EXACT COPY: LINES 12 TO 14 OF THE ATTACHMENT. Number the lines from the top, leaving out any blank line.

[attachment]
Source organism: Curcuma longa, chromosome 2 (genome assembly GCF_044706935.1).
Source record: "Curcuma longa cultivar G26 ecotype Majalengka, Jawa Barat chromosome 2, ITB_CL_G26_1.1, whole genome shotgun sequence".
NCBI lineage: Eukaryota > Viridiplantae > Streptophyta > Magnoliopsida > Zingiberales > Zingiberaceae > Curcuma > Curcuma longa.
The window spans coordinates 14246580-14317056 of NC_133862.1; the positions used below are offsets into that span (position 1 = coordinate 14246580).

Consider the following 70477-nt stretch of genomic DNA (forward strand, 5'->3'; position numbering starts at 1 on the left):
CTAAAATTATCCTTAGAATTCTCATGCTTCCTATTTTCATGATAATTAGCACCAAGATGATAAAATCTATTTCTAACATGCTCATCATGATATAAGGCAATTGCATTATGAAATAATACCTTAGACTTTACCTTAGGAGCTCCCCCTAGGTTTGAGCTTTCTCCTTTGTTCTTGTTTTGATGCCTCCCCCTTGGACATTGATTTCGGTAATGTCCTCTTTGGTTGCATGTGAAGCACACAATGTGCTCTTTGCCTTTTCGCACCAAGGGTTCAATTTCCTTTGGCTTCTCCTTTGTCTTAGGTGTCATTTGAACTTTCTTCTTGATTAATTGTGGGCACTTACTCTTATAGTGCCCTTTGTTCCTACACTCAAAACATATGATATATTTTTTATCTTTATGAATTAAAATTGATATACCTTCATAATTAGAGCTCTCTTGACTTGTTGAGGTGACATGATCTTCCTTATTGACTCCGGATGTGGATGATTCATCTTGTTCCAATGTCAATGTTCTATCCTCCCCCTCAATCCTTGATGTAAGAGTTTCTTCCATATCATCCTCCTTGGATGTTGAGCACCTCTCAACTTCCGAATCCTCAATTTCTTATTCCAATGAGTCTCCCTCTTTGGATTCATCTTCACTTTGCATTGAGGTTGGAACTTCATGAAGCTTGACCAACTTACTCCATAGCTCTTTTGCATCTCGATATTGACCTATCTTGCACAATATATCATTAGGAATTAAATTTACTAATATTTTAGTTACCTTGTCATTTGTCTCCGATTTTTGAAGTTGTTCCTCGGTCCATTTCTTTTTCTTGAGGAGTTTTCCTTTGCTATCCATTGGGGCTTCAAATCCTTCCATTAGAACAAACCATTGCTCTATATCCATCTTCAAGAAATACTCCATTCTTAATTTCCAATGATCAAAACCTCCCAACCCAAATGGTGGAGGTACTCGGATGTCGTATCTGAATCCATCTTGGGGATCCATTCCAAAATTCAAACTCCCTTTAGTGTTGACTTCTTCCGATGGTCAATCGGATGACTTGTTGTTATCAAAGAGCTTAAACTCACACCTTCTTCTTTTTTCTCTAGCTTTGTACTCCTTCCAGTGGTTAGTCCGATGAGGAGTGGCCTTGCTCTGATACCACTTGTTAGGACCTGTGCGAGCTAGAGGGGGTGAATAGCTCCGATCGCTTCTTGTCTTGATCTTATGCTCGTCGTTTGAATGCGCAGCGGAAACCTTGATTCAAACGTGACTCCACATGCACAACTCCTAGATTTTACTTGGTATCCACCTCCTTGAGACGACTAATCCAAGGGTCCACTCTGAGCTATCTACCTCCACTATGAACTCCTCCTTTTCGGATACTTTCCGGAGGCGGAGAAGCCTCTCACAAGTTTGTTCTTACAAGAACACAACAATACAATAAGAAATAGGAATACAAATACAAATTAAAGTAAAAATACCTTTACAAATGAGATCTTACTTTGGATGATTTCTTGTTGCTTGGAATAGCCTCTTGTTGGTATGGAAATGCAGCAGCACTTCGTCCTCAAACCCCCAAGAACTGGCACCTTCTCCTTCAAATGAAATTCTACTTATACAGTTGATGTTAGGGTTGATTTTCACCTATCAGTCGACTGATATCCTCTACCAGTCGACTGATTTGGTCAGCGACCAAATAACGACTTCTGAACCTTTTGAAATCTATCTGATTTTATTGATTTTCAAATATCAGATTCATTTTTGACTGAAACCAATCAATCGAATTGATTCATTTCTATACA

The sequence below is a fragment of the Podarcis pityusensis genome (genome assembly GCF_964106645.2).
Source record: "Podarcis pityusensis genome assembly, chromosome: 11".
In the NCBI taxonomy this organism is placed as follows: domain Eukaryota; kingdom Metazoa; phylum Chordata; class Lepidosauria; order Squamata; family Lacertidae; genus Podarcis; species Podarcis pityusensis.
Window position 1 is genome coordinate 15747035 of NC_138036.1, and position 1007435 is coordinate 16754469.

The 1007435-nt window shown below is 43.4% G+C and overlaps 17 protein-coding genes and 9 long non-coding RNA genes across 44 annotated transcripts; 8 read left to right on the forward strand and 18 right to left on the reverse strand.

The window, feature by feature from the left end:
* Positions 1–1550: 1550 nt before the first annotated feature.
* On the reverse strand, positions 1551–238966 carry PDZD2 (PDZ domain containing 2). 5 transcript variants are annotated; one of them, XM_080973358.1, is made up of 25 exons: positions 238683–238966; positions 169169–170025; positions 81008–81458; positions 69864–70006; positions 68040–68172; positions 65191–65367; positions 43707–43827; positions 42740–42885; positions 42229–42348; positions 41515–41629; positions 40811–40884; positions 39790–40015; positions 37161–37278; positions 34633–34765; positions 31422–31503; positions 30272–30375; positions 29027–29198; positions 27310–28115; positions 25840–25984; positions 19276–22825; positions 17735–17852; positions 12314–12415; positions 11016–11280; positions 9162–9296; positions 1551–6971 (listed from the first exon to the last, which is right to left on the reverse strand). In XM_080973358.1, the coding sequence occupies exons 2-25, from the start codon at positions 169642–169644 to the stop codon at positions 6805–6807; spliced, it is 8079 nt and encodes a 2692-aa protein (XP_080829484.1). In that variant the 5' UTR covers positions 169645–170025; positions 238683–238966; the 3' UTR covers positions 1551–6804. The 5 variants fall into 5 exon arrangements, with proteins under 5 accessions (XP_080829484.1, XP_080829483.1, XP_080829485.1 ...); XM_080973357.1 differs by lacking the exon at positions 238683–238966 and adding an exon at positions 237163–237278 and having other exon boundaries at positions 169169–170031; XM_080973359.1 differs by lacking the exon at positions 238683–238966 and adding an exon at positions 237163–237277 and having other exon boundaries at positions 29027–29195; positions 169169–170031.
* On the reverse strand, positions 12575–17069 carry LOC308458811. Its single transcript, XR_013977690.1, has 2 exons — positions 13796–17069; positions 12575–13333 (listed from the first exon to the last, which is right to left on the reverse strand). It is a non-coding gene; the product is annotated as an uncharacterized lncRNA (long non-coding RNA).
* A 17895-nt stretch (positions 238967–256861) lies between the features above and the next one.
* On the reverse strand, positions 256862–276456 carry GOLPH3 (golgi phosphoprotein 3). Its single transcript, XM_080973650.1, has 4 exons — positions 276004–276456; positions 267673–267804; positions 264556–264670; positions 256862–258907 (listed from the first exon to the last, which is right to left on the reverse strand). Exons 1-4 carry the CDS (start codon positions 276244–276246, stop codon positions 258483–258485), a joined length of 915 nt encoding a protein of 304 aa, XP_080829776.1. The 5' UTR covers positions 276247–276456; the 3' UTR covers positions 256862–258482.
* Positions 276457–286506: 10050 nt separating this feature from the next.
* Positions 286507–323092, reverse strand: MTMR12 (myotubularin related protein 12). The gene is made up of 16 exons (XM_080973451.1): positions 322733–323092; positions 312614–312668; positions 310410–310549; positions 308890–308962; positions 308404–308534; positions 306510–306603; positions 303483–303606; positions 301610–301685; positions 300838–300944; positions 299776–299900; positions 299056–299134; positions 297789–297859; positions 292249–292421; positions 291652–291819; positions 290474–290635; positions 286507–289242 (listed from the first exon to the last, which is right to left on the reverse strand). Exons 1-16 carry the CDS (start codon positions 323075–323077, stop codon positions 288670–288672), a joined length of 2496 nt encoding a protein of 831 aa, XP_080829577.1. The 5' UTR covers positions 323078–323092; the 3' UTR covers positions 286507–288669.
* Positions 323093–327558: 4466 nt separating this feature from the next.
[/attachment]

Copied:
The window, feature by feature from the left end:
* Positions 1–1550: 1550 nt before the first annotated feature.
* On the reverse strand, positions 1551–238966 carry PDZD2 (PDZ domain containing 2). 5 transcript variants are annotated; one of them, XM_080973358.1, is made up of 25 exons: positions 238683–238966; positions 169169–170025; positions 81008–81458; positions 69864–70006; positions 68040–68172; positions 65191–65367; positions 43707–43827; positions 42740–42885; positions 42229–42348; positions 41515–41629; positions 40811–40884; positions 39790–40015; positions 37161–37278; positions 34633–34765; positions 31422–31503; positions 30272–30375; positions 29027–29198; positions 27310–28115; positions 25840–25984; positions 19276–22825; positions 17735–17852; positions 12314–12415; positions 11016–11280; positions 9162–9296; positions 1551–6971 (listed from the first exon to the last, which is right to left on the reverse strand). In XM_080973358.1, the coding sequence occupies exons 2-25, from the start codon at positions 169642–169644 to the stop codon at positions 6805–6807; spliced, it is 8079 nt and encodes a 2692-aa protein (XP_080829484.1). In that variant the 5' UTR covers positions 169645–170025; positions 238683–238966; the 3' UTR covers positions 1551–6804. The 5 variants fall into 5 exon arrangements, with proteins under 5 accessions (XP_080829484.1, XP_080829483.1, XP_080829485.1 ...); XM_080973357.1 differs by lacking the exon at positions 238683–238966 and adding an exon at positions 237163–237278 and having other exon boundaries at positions 169169–170031; XM_080973359.1 differs by lacking the exon at positions 238683–238966 and adding an exon at positions 237163–237277 and having other exon boundaries at positions 29027–29195; positions 169169–170031.